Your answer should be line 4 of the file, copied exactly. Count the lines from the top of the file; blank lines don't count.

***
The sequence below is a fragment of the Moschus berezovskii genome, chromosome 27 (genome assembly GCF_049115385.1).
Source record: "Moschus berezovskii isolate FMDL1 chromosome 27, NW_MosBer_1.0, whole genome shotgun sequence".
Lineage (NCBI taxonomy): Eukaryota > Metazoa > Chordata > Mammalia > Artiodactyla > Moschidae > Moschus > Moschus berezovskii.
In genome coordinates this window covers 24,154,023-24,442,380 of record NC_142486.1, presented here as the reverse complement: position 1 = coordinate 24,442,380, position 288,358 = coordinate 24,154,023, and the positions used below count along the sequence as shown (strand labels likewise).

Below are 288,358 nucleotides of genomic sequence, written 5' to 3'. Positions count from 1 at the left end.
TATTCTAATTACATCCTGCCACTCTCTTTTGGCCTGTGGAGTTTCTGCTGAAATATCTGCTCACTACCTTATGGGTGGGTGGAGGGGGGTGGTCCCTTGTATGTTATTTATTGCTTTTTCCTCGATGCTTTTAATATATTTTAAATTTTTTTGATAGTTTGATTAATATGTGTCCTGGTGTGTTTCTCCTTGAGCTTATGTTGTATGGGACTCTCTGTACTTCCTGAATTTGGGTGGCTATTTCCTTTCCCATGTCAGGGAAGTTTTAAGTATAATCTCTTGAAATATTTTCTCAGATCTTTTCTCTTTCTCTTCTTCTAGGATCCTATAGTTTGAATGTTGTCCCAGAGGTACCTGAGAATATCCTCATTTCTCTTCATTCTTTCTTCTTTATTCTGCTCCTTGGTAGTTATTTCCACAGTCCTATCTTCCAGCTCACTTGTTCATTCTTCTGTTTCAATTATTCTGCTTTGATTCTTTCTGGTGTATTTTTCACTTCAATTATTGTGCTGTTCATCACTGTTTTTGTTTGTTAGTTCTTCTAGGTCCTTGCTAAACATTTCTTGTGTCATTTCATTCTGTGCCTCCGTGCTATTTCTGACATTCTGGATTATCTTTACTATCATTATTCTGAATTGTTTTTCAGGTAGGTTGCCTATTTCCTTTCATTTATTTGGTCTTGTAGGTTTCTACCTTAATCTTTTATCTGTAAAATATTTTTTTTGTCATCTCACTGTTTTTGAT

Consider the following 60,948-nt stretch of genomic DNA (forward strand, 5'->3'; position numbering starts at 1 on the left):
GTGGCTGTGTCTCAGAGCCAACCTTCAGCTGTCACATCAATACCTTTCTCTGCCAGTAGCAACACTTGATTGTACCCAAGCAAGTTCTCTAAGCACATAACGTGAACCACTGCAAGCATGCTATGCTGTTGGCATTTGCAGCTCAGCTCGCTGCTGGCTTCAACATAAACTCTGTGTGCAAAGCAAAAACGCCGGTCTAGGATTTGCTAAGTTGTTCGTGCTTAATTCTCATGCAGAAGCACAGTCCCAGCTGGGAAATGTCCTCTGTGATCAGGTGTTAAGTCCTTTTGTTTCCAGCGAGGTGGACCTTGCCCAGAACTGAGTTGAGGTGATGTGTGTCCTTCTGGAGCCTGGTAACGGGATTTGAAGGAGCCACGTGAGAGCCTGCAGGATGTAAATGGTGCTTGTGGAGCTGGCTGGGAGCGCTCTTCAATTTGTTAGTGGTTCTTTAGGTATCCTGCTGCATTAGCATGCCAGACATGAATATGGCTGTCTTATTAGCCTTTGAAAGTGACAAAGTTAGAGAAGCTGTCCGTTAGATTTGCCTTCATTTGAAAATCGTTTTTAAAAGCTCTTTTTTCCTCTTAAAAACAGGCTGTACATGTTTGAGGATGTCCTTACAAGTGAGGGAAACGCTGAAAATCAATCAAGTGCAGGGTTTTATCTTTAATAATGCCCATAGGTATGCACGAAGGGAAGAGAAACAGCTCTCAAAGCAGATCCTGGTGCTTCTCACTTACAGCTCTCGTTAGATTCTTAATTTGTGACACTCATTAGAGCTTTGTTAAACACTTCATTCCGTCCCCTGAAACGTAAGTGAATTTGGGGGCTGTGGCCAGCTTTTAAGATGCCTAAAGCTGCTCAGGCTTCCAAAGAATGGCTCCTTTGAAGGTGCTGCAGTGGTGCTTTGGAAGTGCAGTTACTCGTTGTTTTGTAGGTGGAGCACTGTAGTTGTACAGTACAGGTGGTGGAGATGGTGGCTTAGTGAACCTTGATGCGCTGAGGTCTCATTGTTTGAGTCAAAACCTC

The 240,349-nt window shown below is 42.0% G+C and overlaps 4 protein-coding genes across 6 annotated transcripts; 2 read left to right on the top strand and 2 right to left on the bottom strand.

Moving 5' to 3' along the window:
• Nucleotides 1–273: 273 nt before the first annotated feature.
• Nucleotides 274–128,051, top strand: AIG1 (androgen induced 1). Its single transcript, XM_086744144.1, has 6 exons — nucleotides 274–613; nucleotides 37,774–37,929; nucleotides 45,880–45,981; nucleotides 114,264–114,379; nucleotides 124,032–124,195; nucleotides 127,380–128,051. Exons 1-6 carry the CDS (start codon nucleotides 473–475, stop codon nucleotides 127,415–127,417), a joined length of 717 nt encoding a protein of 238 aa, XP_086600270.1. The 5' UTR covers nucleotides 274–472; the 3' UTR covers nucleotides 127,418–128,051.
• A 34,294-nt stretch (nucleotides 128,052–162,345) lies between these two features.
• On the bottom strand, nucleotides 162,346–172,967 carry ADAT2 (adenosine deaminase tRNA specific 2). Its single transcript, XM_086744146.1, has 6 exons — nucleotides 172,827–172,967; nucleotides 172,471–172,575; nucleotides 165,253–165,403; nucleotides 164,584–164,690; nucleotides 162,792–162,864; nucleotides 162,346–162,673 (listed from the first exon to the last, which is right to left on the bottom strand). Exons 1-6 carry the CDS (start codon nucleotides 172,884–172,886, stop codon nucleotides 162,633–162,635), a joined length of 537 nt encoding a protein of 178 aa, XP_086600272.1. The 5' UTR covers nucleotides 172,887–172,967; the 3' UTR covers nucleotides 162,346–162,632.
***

In genome coordinates this window covers 24,154,023-24,442,380 of record NC_142486.1, presented here as the reverse complement: position 1 = coordinate 24,442,380, position 288,358 = coordinate 24,154,023, and the positions used below count along the sequence as shown (strand labels likewise).